Twilight and the Dilemma of Desire

Original writing by Mary Kate Murray
Reading Response to Stephanie Meyer’s Twilight
Submitted for ENG 324, Studies in Adolescent Literature
Professor Barbara Tannert-Smith
Winter 2015, Knox College

TwilightbookWhen Bella Swan, the plain, clumsy heroine of Stephenie Meyer’s Twilight, falls head-over-heels for the mysterious, omnipotent, all-powerful Edward Cullen, she might as well be having a love affair with a god. In fact, she refers to him several times as a portrait of Adonis, her angel, her savior. However, Edward Cullen is anything but the Christian ideal. He is a vampire–not only a murderer, but an inhuman monster. Traditionally, vampires are portrayed as Satan incarnate; they are charming, manipulative, and play on the temptations of their prey, making it seem as though their victims had an equal part in their own demise (not to mention the fangs, akin to that of a venomous serpent). The moral confusion of the vampire in Twilight creates conflict for the protagonist, Bella, who is unable to fulfill the literary tropes of virgin or whore, and thus, exists in a state of moral stagnation. Continue reading “Twilight and the Dilemma of Desire”


A Mask, a Veil, a Coffin: Abjection and the Female Body in German Literature, Art, and Film

Original writing by Mary Kate Murray
Submitted for German/Gender & Women Studies: Masks & Veils
Professor Lena Heilmann
Spring 2015, Knox College

“Know that it is a corpse who loves you and adores you and will never, never leave you!…Look, I am not laughing now, crying, crying for you, Christine, who have torn off my mask and who therefore can never leave me again!…Oh, mad Christine, who wanted to see me!”
-Gaston Leroux, The Phantom of the Opera

Behind a mask, a body that lacks a face lacks the subjectivity of personality and facial expression. In German literature, art, and film, masks and veils serve to separate the subjectivity of a person from the body, making the body—particularly the female body—into an unfamiliar façade under which linger corporeal remains. The female body becomes a spectacle to be viewed, but lacks the subjective agency of anything more than an inanimate piece of art, a carnival act, or a freak show; the masked body is seen but cannot see, despite its inherently human capability to do so. That which is “neither subject nor object” becomes abject, as defined by Julia Kristeva, or that which one expels but cannot separate from entirely (1). One reacts to the abject through avoidance, the inability to stomach what the abject represents, and the simultaneous inability to look away. Kristeva refers to the abject as an “exclusion” or “taboo,” and the liminality of the abject body makes it unsettling, horrific, or uncanny. Viewing the female body as abject—without subjectivity or objectivity—causes the masked woman to be burdened with sexual taboos—those tendencies toward corporeal pleasure and pain that lurk beneath the surface of Western civilization despite its attempts to expel them. The masked body both intrigues and disgusts; the woman becomes a sexual freak show: mesmerizing and monstrous. The following essay explores how different German texts affirm and subvert the notion of the masked female body as an abject spectacle. Continue reading “A Mask, a Veil, a Coffin: Abjection and the Female Body in German Literature, Art, and Film”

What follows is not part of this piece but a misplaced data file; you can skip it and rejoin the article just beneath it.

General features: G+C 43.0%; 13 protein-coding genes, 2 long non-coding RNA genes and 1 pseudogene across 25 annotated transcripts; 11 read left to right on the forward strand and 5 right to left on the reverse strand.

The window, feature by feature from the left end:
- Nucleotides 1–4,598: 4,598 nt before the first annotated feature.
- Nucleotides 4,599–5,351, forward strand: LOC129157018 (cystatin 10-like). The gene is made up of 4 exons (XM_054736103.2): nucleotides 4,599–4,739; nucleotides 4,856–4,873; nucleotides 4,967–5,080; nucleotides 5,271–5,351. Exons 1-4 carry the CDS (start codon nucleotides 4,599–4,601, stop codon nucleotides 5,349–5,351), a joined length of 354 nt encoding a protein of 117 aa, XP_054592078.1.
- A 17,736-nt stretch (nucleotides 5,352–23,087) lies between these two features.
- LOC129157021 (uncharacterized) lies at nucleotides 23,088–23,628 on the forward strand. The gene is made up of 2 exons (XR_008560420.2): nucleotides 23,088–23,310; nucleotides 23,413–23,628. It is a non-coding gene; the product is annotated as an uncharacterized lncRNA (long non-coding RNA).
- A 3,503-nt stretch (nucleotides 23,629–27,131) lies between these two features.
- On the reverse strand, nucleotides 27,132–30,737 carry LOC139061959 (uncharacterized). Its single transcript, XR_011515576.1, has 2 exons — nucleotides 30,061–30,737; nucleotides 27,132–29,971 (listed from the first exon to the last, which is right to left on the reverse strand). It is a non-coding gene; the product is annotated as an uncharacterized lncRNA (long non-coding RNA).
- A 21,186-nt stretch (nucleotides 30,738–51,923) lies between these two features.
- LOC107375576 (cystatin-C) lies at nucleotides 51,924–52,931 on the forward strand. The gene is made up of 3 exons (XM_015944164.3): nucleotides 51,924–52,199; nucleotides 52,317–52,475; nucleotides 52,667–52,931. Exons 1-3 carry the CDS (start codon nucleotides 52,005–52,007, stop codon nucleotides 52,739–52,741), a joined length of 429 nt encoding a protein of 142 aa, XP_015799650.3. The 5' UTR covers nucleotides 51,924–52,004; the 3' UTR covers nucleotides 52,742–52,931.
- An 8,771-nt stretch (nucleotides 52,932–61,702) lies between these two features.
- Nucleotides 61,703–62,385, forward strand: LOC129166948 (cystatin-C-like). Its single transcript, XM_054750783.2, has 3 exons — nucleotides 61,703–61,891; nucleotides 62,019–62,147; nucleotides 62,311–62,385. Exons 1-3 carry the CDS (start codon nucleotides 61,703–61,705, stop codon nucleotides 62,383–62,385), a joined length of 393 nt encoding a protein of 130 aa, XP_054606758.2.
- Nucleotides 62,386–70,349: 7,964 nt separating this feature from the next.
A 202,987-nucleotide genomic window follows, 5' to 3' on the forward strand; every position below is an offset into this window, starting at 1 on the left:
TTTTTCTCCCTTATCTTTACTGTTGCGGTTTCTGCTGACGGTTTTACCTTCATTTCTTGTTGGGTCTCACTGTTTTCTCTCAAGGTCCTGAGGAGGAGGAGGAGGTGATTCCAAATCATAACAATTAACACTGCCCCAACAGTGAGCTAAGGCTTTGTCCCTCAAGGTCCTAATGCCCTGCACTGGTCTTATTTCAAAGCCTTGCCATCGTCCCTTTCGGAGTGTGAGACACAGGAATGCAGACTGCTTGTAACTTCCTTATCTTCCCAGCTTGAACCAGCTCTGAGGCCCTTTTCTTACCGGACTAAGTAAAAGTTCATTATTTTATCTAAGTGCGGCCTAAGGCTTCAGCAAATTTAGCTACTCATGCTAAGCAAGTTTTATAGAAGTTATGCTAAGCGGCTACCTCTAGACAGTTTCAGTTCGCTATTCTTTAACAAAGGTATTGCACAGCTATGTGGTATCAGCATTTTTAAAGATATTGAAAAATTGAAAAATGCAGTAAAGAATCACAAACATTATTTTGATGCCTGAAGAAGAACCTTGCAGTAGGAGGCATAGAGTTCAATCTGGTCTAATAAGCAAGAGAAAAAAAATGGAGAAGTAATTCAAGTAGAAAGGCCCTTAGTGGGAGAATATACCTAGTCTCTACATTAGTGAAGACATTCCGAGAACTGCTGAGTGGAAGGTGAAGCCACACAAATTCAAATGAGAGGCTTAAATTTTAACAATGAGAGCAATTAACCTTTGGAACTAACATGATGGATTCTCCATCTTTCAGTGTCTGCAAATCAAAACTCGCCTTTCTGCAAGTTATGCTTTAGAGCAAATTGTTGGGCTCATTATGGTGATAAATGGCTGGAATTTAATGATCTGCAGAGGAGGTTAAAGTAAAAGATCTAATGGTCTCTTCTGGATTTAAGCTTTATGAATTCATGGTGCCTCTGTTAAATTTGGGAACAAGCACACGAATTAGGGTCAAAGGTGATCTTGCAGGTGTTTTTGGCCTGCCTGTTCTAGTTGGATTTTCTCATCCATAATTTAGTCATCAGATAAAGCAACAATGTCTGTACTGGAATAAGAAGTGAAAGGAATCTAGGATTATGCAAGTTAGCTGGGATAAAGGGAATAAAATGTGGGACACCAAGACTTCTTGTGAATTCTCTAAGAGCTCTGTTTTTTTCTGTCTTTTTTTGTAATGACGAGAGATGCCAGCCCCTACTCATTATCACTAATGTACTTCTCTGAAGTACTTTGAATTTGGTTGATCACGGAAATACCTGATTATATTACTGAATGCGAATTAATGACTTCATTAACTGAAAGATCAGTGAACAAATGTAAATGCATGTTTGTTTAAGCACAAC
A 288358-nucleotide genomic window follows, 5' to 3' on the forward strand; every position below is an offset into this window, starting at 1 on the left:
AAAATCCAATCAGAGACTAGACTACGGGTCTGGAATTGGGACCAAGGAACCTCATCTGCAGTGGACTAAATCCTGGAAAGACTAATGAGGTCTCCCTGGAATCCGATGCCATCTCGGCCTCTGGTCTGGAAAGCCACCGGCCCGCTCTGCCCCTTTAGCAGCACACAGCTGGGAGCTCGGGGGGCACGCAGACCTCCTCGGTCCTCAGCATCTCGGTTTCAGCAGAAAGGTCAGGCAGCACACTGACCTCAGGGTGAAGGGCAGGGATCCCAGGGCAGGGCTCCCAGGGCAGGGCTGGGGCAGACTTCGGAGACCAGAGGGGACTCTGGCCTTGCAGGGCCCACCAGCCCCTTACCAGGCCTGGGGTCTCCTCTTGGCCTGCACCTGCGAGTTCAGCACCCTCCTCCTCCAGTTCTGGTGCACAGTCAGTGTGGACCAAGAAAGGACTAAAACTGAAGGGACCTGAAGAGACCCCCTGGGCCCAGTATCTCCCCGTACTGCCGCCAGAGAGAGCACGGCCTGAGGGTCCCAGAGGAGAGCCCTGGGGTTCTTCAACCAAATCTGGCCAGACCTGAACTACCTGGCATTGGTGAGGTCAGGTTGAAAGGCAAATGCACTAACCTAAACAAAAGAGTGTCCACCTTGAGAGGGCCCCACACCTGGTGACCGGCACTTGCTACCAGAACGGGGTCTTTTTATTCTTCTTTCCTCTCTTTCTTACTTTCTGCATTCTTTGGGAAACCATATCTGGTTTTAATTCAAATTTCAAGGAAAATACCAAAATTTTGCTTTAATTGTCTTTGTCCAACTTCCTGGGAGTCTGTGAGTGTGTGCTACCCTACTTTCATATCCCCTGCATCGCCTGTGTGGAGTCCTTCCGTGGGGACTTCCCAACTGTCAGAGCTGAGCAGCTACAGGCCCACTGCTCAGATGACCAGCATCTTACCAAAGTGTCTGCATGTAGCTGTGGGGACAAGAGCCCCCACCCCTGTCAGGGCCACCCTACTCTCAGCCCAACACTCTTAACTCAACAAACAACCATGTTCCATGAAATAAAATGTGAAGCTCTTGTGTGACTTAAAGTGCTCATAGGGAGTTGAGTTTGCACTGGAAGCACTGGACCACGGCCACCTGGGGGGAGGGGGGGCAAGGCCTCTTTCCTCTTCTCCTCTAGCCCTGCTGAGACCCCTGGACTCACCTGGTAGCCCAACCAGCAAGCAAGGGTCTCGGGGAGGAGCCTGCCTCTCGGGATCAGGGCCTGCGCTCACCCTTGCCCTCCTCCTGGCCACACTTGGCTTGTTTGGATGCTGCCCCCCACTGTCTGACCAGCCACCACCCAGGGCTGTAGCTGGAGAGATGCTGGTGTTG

Dangerous Words: Popular Rhetoric, the Immigration Act of 1924, and the Rise of U.S. Hegemony in East Asia

Original writing by Mary Kate Murray
Submitted for East Asian International Relations
Professor Michael Schneider
Winter 2014, Knox College

The United States had not yet reached a state of hegemony in the East by 1924, but there was a definite overarching presence of “American” cultural values in international diplomacy. Wilsonianism was an American approach to international relations which promoted free trade, democracy, self-determination, and openness among nations, as opposed to the European imperialist vision of exclusivity, neo-mercantilism, and secret alliances.[1] Because of the open nature of Wilsonianism, diplomacy itself was colored by public opinion when, in the past, the public had been uninvolved in political happenings.

During the late nineteenth and early twentieth centuries, racial differences between the West and East awakened cultural anxiety in Americans as East-Asians began immigrating to the United States.  Past oppression by the West fueled agitation in Asians, who rightly believed the restriction of immigration and trade laws to be unjust. In 1924, America’s tenacity in upholding the values of openness proposed by Wilsonianism diminished with the ratification of the Anti-Japanese Immigration Act, which prohibited Japanese from entering the United States.

In the sphere of international politics, the credibility of American policy was under scrutiny due to its contradictions; namely, its promotion of friendly international relations in contrast to its racist legislation. Nevertheless, diplomatic correspondence between America and Japan often referenced the previously sheltered public as a force for change, signaling the increased universality of Wilsonian values and the burgeoning of American cultural hegemony in the East. Continue reading “Dangerous Words: Popular Rhetoric, the Immigration Act of 1924, and the Rise of U.S. Hegemony in East Asia”